The Fresh Loaf

News & Information for Amateur Bakers and Artisan Bread Enthusiasts

Inside the loaf temperature monitoring.... the 'real' take out time.

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mikeofaustin's picture
mikeofaustin

Inside the loaf temperature monitoring.... the 'real' take out time.

So, I'm wondering about this whole 205 degree take out time.  I noticed that the temp rise inside the loaf is on a constantly accelerating curve.  My breads often feel and taste "dried out".  SO, the other day, I while monitoring, I take the loaf out at 175, and on the wire rack, the inside temp still rose to 205 very quickly.  This was a ~1 lb french loaf.  Should I wait till 205 to take it out of the oven, and hence, it will stay much longer at that temp, essentially/potentially drying the loaf out???

 

Thoughts? 

Barkalounger's picture
Barkalounger

I've always used sound to test the doneness of my loaves.  I recently checked the temp of a loaf that I was sure was done, and it was about 20 degrees cooler than recommended.  I pulled it out anyway, stuck it on a wire rack and sure enough, the temp rose (though not quite to the recommended temp).  It came out perfectly.

mike721's picture
mike721

Interesting, I always bake until my loaves look well done ( I like them nice and dark, especially sourdough Boules so I try for the longest bake I can), then take them out, put them on the cooling rack, THEN take the temp of one of them. I always seem to get 204-205 degrees. I'll have to try checking one while it's still in the oven a few times and see how the temperature rises..I wonder if I will see the same rise after removing it from the oven.  

I should add though that I haven't had any problems with the loaves drying out, if anything I'm more concerned with baking them fully before the crust burns. I usually preheat to 550, peel them into the oven and steam a few times for 5 minutes still at 550, then lower it to 460 for the rest of the bake. A 2 pound sourdough boule bakes in about 40-45 minutes this way, my 5+ pound miches took a little over an hour, with some extra time around 400 to make sure the center was done. How long are you baking your loaves and what shape are they?

Sounds like a good experiment is in order..I guess as soon as the crust is starting to color it should be safe to insert the probe and leave it for the rest of the bake, the bread won't be getting any more oven spring at that point.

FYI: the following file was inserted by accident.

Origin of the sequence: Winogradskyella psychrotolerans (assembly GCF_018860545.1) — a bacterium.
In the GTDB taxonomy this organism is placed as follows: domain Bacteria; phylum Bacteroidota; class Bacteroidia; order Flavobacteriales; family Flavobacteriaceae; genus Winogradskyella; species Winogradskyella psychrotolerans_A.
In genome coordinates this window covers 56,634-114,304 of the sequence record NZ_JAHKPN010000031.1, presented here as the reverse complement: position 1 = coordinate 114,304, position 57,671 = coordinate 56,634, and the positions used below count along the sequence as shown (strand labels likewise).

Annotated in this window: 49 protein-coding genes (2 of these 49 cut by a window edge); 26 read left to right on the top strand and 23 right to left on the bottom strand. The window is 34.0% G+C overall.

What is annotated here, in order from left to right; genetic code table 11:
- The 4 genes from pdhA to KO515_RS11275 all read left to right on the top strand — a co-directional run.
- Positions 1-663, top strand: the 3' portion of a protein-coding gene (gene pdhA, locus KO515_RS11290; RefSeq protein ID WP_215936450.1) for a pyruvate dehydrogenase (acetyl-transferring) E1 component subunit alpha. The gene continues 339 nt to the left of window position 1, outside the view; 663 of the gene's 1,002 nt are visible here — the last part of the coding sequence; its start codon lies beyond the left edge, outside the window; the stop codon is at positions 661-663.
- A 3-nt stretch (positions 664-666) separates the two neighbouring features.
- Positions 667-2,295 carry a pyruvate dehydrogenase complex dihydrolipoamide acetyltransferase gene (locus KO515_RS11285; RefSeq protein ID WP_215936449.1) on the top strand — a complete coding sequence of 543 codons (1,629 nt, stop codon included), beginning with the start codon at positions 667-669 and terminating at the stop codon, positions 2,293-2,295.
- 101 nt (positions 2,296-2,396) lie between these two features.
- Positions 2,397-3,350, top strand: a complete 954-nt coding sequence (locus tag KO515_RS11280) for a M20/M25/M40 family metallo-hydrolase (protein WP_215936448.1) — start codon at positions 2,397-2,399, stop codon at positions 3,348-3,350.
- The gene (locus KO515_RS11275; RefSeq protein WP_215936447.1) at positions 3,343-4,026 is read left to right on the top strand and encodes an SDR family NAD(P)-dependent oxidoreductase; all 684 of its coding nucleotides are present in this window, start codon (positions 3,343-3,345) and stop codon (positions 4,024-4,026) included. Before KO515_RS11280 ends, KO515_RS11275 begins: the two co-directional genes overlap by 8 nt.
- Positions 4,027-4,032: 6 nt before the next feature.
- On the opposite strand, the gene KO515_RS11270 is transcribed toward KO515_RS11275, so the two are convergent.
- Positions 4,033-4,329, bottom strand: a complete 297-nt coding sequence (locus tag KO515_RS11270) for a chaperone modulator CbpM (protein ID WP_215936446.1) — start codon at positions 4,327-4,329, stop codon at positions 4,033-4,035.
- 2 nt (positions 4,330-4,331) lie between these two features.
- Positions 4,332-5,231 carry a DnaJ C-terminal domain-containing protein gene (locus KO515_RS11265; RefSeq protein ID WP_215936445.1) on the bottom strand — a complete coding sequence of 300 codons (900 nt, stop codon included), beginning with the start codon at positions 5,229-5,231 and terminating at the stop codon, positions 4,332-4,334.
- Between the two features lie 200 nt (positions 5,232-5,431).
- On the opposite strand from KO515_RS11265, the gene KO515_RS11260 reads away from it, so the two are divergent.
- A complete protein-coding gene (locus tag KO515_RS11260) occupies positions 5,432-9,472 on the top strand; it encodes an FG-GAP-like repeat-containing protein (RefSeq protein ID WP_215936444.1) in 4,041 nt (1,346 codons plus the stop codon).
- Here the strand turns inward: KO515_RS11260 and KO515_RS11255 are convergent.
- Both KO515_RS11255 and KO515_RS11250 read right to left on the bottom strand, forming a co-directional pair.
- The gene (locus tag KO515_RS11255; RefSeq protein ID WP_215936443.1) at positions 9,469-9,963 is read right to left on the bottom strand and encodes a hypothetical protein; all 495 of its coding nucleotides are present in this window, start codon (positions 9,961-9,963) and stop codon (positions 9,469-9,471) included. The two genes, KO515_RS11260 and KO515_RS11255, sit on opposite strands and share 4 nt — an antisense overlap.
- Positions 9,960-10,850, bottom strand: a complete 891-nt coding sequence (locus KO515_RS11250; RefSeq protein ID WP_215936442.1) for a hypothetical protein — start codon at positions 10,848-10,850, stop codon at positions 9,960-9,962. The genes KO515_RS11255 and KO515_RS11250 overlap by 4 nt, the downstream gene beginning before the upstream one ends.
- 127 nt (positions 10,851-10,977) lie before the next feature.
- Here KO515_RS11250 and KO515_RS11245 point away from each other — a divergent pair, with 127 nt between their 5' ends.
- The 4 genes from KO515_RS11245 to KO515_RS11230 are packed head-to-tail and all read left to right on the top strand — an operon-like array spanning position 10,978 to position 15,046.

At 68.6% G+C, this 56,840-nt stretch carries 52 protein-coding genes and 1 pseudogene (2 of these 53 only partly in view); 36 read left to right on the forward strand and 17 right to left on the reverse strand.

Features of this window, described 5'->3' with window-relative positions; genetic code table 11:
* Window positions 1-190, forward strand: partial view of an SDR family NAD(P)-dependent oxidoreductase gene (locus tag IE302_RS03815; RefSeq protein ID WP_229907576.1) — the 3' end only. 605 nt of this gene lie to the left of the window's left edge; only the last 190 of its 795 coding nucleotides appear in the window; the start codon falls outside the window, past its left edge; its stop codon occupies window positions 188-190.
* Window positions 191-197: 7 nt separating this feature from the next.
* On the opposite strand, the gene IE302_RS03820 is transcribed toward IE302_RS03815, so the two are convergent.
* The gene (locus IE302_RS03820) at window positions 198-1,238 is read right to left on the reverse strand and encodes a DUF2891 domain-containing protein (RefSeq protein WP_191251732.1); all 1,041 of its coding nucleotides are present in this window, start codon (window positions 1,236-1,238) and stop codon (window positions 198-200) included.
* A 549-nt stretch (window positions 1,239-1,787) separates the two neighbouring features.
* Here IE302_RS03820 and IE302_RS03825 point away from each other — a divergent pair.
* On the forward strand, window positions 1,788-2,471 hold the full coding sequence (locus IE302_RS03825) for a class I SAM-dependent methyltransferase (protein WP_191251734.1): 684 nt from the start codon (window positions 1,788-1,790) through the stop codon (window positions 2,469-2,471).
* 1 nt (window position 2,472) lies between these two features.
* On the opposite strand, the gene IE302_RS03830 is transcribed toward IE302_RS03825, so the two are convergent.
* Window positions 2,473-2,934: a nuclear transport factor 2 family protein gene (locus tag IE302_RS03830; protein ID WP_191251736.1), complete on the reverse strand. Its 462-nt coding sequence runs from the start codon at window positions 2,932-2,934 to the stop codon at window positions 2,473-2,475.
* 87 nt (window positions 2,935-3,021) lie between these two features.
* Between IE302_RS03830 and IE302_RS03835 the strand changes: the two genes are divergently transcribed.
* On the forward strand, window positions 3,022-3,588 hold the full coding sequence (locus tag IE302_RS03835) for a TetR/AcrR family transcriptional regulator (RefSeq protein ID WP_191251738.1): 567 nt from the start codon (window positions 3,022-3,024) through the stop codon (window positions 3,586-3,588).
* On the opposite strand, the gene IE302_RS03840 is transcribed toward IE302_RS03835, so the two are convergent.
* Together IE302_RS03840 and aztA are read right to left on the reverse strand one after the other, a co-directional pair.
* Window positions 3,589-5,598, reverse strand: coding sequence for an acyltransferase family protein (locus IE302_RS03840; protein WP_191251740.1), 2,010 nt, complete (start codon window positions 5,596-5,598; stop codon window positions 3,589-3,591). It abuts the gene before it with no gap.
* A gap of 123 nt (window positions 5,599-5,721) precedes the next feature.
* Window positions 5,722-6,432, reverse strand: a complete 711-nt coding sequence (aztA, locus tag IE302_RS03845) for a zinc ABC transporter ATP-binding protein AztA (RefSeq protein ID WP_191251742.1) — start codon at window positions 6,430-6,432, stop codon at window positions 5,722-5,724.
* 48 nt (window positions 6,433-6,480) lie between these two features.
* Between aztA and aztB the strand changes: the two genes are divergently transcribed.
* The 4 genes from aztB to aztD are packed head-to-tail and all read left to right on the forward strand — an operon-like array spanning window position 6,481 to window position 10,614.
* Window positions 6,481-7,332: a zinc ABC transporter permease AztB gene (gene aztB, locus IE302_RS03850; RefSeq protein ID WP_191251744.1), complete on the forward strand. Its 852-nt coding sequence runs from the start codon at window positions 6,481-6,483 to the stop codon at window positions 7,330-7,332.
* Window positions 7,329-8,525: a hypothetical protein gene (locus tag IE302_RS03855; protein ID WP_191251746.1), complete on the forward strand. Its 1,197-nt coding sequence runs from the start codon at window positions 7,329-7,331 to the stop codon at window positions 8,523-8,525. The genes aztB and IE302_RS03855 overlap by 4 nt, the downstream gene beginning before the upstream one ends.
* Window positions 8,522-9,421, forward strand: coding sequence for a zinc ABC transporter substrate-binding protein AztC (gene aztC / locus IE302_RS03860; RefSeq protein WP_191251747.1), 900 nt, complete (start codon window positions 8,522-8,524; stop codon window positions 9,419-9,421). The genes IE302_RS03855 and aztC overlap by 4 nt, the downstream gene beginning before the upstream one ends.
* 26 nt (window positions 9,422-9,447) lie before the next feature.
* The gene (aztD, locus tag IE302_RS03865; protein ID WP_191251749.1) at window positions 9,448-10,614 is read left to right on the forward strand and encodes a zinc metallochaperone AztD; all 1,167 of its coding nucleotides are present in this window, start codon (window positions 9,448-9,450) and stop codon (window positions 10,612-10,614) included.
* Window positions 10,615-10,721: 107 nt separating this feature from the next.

Mike in New Jersey

Mike Avery's picture
Mike Avery

The value of a tool is that it lets you do things your way. When the tool becomes the master, instead of the tool, it is being misused. If 205 is too done, shoot for 185 next time. If it's underdone, shoot for 215 next time. It's YOUR bread, you should make it to suit YOUR taste. Also, different breads will be done at different temperatures, so you might use 205 as a starting point, until you know what you like for the different breads you make.

 

As I often say, baking is a juggling act. You want the inside and outside done at the same time. Temperature cooks the crust. Time cooks the crumb.

 

If the crust is too dark, reduce the temperature next time. (You can cover it with foil to slow further browning). If the crust is too light, increase the temperature. (You can kick up the oven temperature and put the loaves in to brown a bit as a recovery step.) A key element is in knowing what your oven temperature really is. Over the years, I've had lots of inaccurate ovens, so I always put an oven thermometer in the oven. Monitoring the oven may surprise you with how much, or little, time it takes to heat your oven, how far off your thermostat is, and how much variation there is in your oven temperature during your bake.

 

If the crumb is too done, bake the bread for a shorter period of time next time around (you can't unbake bread). If the bread is underdone, leave it in longer.

 

The trick is the two are related. So, it may take a time or two to get the time and temperature to the point where both are done at the same time. In general, I try not to do the "put the bread in at 500 for 10 minutes and then reduce the temperature to 350" sort of thing. It is a lot of trouble, and it causes delays between batches if you're baking more than one batch. Juggling the time and temperature lets you almost always avoid that sort of thing.

 

Playing with the temperature is useful for rye breads.... but they are a bit different than wheat.

Mike

 

swtgran's picture
swtgran

I use one of those digital thermometers that I put in my bread right before I put it in the oven.  I set it for the temperature I want and it sounds an alarm when my bread is to the temp I have chosen.  So far, so good.  Terry

buns of steel's picture
buns of steel

190F is sufficient for gelatinization of the starches according to a hardcore cereal science book I read a while ago. Now for some breads like really hydrated, big holed thing, I find internal temp a bit precarious, and may go higher if I'm measuring.

 

IMO you're starting too high at 205 for an average hydration average bread.  Some breads might like that to get the texture you want for a particular bread, but that would be more the rare case.  I also sometimes go to those temps on something like a ciabatta, but really with a ciabatta I go by appearance and other properties.

 

On rare occasions I've seen instructions to take a bread out at 180, but in general I use 190F for breads with average properties.

 

I highly recommend a remote probe (probe in bread in oven, readout outside oven).  I only put it in the loaf in the last stages of baking.  Then you can watch the temperature creeping up while the loaf is still in the oven.